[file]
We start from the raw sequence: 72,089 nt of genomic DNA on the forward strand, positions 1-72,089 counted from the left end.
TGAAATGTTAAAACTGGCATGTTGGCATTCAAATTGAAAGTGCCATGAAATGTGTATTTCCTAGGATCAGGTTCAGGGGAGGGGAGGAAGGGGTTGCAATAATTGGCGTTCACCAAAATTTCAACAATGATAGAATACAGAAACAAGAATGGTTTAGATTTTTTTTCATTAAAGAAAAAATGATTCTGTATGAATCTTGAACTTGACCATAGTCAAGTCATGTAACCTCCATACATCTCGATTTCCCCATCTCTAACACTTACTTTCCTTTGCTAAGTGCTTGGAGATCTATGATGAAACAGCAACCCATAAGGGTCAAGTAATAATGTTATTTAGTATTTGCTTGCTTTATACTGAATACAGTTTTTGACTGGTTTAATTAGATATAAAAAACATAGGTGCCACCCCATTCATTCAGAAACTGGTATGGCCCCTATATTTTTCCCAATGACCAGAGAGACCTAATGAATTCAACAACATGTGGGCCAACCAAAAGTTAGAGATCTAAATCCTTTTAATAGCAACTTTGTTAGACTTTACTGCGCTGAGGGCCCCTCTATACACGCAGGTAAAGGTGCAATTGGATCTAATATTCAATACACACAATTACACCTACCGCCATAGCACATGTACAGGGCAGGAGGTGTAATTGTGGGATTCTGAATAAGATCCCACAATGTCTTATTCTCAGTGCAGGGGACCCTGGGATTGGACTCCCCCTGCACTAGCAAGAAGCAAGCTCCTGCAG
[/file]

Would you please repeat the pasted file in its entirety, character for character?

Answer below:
We start from the raw sequence: 72,089 nt of genomic DNA on the forward strand, positions 1-72,089 counted from the left end.
TGAAATGTTAAAACTGGCATGTTGGCATTCAAATTGAAAGTGCCATGAAATGTGTATTTCCTAGGATCAGGTTCAGGGGAGGGGAGGAAGGGGTTGCAATAATTGGCGTTCACCAAAATTTCAACAATGATAGAATACAGAAACAAGAATGGTTTAGATTTTTTTTCATTAAAGAAAAAATGATTCTGTATGAATCTTGAACTTGACCATAGTCAAGTCATGTAACCTCCATACATCTCGATTTCCCCATCTCTAACACTTACTTTCCTTTGCTAAGTGCTTGGAGATCTATGATGAAACAGCAACCCATAAGGGTCAAGTAATAATGTTATTTAGTATTTGCTTGCTTTATACTGAATACAGTTTTTGACTGGTTTAATTAGATATAAAAAACATAGGTGCCACCCCATTCATTCAGAAACTGGTATGGCCCCTATATTTTTCCCAATGACCAGAGAGACCTAATGAATTCAACAACATGTGGGCCAACCAAAAGTTAGAGATCTAAATCCTTTTAATAGCAACTTTGTTAGACTTTACTGCGCTGAGGGCCCCTCTATACACGCAGGTAAAGGTGCAATTGGATCTAATATTCAATACACACAATTACACCTACCGCCATAGCACATGTACAGGGCAGGAGGTGTAATTGTGGGATTCTGAATAAGATCCCACAATGTCTTATTCTCAGTGCAGGGGACCCTGGGATTGGACTCCCCCTGCACTAGCAAGAAGCAAGCTCCTGCAG